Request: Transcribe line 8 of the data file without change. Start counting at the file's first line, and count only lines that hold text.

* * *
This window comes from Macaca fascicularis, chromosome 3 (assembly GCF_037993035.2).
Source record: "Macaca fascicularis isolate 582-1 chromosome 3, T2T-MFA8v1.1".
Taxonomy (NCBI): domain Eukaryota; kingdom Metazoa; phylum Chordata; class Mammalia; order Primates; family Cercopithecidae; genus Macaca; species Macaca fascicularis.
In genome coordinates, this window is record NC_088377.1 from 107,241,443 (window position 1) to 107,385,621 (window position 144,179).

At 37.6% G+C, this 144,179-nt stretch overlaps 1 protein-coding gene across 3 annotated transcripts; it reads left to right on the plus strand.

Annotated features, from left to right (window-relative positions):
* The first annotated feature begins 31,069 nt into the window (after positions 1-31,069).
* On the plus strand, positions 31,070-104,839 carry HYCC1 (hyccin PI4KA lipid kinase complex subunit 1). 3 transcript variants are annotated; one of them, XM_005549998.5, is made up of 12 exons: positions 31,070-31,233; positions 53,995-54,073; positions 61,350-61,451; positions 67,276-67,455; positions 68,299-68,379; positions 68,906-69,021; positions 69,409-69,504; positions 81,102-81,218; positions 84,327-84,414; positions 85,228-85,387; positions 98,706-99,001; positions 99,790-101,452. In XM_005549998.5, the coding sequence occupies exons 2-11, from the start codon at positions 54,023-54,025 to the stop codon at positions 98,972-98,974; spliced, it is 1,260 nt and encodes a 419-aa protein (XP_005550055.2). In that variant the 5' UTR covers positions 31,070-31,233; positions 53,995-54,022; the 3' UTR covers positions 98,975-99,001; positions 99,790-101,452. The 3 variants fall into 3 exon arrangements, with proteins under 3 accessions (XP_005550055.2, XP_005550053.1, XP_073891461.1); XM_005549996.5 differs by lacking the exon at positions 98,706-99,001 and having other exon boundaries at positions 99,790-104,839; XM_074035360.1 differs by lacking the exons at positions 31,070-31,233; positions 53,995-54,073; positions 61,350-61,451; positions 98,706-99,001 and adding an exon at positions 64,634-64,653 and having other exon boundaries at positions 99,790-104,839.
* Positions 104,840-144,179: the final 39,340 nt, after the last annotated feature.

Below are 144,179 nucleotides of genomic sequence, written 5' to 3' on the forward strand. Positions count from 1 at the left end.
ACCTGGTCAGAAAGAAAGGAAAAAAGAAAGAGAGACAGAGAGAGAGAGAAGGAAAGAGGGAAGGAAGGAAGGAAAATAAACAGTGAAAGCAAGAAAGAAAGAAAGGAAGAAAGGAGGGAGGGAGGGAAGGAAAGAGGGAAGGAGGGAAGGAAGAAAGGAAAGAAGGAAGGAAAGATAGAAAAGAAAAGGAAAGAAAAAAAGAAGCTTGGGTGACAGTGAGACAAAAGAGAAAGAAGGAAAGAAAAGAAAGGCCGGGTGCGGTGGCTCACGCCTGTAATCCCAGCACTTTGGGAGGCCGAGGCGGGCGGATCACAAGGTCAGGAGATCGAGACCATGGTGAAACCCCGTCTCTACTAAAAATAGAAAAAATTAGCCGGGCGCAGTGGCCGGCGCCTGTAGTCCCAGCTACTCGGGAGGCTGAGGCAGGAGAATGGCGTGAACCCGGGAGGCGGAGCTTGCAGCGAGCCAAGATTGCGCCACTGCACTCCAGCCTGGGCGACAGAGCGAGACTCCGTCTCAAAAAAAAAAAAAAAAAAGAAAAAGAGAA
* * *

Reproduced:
* On the plus strand, positions 31,070-104,839 carry HYCC1 (hyccin PI4KA lipid kinase complex subunit 1). 3 transcript variants are annotated; one of them, XM_005549998.5, is made up of 12 exons: positions 31,070-31,233; positions 53,995-54,073; positions 61,350-61,451; positions 67,276-67,455; positions 68,299-68,379; positions 68,906-69,021; positions 69,409-69,504; positions 81,102-81,218; positions 84,327-84,414; positions 85,228-85,387; positions 98,706-99,001; positions 99,790-101,452. In XM_005549998.5, the coding sequence occupies exons 2-11, from the start codon at positions 54,023-54,025 to the stop codon at positions 98,972-98,974; spliced, it is 1,260 nt and encodes a 419-aa protein (XP_005550055.2). In that variant the 5' UTR covers positions 31,070-31,233; positions 53,995-54,022; the 3' UTR covers positions 98,975-99,001; positions 99,790-101,452. The 3 variants fall into 3 exon arrangements, with proteins under 3 accessions (XP_005550055.2, XP_005550053.1, XP_073891461.1); XM_005549996.5 differs by lacking the exon at positions 98,706-99,001 and having other exon boundaries at positions 99,790-104,839; XM_074035360.1 differs by lacking the exons at positions 31,070-31,233; positions 53,995-54,073; positions 61,350-61,451; positions 98,706-99,001 and adding an exon at positions 64,634-64,653 and having other exon boundaries at positions 99,790-104,839.